Swing Time: Ezra Collective

Jeff Tamarkin on July 2, 2019
Swing Time: Ezra Collective

A few of Tomorrow’s Warriors offer a groove-centric alternative to smooth jazz.

Ezra Collective has rather lofty goal. “I’m just trying to spread this music to the whole galaxy,” says Femi Koleoso, the band’s drummer. “Anyone who will receive it openly—we’ll play for them.”

For now, the London-based quintet, whose groove-centric instrumental jazz incorporates Afrobeat, hip-hop, grime, garage, reggae and funk alongside the more expected elements of bop and other jazz forms, is sticking to their home planet. The seven-year-old band of twentysomethings, whose name derives from a biblical figure, recently completed a short American tour that included stops at SXSW in Austin and packed gigs in New York, San Francisco and Chicago. But their reach, even at this relatively early stage of their career, extends far beyond the usual touring circuit—they’ve been called on to show audiences in far-flung places like Russia and others where jazz is heading.

“We played a jazz festival in Kazakhstan. It was incredible,” says bassist TJ Koleoso, Femi’s brother. “Prior to that, all I knew about Kazakhstan was Borat,” he jokes, referring to the Sacha Baron Cohen film and TV character. “I was expecting to see him at the airport. But it was the most beautiful time. We played in Russia prior to Kazakhstan; there was a DJ there who loved us. I was managing the band at the time, so you can imagine how disorganized it was. When I told the band we’re going to Kazakhstan, they said to me: ‘Look, you can barely get us to South London from North London.’ But it worked.”

If things seem to be happening speedily for Ezra Collective—they’ve just released their debut full-length album, You Can’t Steal My Joy, after putting out a pair of EPs—that’s just fine with them, and they’re ready to go where the music takes them. The five musicians—the others are keyboardist Joe Armon-Jones, Dylan Jones on trumpet and James Mollison on tenor sax—were friends before they were even a band, hanging out together at Tomorrow’s Warriors, a free youth club in London that focuses on providing jazz education. Since their early days, they’ve been sharply focused on exploring the different ways music can be experienced—and determined to have their own music heard. And a sense of community has always unified them.

“This is collaborative and inclusive music,” says Femi. “We don’t alienate anyone with what we do. That’s why, when you come to an Ezra Collective concert, the demographic is spread so far. You’ve got 70-year-old white dudes and 14-year-old black dudes in the same place. You don’t really get that anywhere else, the multi-age and multiracial.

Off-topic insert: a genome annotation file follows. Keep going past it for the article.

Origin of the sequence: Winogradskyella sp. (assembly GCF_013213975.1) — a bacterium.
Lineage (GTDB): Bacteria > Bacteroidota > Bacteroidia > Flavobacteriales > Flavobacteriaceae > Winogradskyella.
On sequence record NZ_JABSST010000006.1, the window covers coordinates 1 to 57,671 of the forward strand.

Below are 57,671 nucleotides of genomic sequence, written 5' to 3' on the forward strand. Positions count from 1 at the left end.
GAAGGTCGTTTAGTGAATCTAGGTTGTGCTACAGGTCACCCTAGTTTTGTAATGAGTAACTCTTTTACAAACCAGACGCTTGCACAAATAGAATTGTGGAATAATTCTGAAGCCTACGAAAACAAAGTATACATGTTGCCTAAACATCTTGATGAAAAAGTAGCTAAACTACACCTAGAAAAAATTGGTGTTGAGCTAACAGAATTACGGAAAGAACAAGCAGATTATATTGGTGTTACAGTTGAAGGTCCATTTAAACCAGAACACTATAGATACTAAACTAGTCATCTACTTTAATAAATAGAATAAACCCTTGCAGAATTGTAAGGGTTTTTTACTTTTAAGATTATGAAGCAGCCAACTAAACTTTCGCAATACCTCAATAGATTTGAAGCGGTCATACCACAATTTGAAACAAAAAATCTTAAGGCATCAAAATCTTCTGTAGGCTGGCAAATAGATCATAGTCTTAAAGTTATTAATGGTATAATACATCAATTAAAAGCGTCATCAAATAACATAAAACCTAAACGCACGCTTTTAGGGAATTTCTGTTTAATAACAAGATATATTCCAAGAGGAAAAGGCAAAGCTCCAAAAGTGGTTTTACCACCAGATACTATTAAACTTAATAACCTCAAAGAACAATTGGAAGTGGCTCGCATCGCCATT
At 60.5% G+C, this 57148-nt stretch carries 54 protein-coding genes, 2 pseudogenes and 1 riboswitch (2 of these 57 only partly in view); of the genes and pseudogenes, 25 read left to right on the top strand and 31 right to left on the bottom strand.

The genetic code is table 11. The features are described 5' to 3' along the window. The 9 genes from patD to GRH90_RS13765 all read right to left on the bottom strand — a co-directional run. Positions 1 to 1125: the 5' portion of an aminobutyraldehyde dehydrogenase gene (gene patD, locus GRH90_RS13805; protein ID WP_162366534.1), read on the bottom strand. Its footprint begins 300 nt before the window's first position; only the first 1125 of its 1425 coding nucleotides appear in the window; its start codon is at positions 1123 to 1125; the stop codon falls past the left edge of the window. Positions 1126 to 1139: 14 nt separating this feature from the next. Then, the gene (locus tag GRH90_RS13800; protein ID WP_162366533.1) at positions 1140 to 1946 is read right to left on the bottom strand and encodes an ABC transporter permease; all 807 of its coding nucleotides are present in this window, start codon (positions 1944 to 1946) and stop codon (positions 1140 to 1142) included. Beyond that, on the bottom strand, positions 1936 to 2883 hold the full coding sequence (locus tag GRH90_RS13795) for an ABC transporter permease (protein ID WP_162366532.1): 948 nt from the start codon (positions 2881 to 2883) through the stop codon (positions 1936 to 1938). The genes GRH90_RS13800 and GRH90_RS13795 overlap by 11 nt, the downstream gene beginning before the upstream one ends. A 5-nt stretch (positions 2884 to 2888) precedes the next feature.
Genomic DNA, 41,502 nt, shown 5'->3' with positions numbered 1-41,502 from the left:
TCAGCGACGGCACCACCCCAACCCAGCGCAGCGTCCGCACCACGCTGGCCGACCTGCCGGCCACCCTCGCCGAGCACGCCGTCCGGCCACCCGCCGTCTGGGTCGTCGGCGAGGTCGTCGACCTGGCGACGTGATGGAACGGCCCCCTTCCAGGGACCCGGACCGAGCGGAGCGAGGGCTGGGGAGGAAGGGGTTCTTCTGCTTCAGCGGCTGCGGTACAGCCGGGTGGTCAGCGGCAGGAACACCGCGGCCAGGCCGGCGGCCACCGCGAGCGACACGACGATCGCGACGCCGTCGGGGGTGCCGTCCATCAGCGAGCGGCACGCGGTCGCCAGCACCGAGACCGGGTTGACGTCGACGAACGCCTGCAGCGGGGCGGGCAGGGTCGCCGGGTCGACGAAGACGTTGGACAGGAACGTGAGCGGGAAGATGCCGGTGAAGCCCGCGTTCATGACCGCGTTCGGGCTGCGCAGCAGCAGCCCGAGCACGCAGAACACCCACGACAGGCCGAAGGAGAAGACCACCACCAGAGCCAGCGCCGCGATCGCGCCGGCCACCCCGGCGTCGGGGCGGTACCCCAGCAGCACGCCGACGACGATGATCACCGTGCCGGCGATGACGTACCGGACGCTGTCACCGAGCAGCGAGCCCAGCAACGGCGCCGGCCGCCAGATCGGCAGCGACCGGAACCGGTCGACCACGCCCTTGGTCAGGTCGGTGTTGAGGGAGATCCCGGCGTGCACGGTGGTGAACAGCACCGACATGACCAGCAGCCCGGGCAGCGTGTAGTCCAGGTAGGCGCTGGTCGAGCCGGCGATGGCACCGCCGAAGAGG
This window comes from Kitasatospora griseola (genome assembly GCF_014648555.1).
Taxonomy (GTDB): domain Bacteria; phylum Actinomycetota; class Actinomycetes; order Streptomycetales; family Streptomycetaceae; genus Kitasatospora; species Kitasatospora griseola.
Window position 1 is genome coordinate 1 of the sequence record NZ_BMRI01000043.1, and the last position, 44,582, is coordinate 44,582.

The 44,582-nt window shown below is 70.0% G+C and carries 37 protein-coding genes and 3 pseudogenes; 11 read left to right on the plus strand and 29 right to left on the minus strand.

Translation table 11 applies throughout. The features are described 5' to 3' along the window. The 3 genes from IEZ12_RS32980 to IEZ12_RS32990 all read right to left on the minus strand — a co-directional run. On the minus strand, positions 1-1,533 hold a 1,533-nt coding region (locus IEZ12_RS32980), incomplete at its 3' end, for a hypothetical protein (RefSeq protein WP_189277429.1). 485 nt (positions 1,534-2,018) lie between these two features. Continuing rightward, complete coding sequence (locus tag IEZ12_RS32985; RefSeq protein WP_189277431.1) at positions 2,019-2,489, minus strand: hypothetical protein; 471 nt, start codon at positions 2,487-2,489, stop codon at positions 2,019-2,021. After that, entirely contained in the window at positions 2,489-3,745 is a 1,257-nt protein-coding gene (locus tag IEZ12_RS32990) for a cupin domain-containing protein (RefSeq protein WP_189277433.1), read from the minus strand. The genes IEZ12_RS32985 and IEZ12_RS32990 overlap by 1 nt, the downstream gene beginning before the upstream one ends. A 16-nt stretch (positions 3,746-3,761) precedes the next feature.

“Everyone wants to be happy,” he adds. “People want to be joyful.”

It’s a sensibility that permeates the music on You Can’t Steal My Joy, and it’s palpable at their shows. While some audience members might choose to sit, stare and contemplate, the majority of Ezra Collective fans are typically on their feet, dancing frenetically to the band’s relentless rhythms. “You don’t have to teach someone how to move,” says Femi. “When you hear a certain track, your head starts bobbing.”

That enthusiasm and excitement is integral to the music. If there is a polar opposite of smooth jazz, then Ezra Collective is likely it. “That’s just not me, man,” says Femi about the more cerebral substrata of jazz, “not in any context of life. If I’m watching the football match, I’m jumping and screaming. If I eat food that I like, I’m jumping and screaming. I get told to be quiet more than I get told anything else. To be onstage in a suit just staring at someone intently, it’s not really us. When we realized that jazz wasn’t restricted to being like that, that’s when we became ourselves in the music.”

Being “ourselves” has grown into something of an unofficial motto for the band. And the new album’s title, You Can’t Steal My Joy (also the name of one of the mostly group-composed original tracks on the 13-song album, which includes covers of tunes by Sun Ra and Fela Kuti), is not random.

“For that hour or hour and a half that we are onstage and we’re playing, nothing else that’s happened matters,” says Femi. “We leave everything backstage and just remember the potential joy that music can bring out in each and every person. This album is really just a positive vibes album. You might be able to steal my ability to walk in certain areas of the world without being scared but, as long as I hold on to the core things that bring us together as humans, you can’t steal that away from us.

“Our aim is to always be ourselves, to remain best friends and to strive for bringing positive vibes to as many people as possible,” he reiterates. “How that happens, and what that sounds like, I couldn’t tell you right now. We’ll just see what happens and enjoy the process. That’s how we’ve always done it.”

This article originally appears in the Jun 2019 issue of Relix. For more features, interviews, album reviews and more, subscribe here.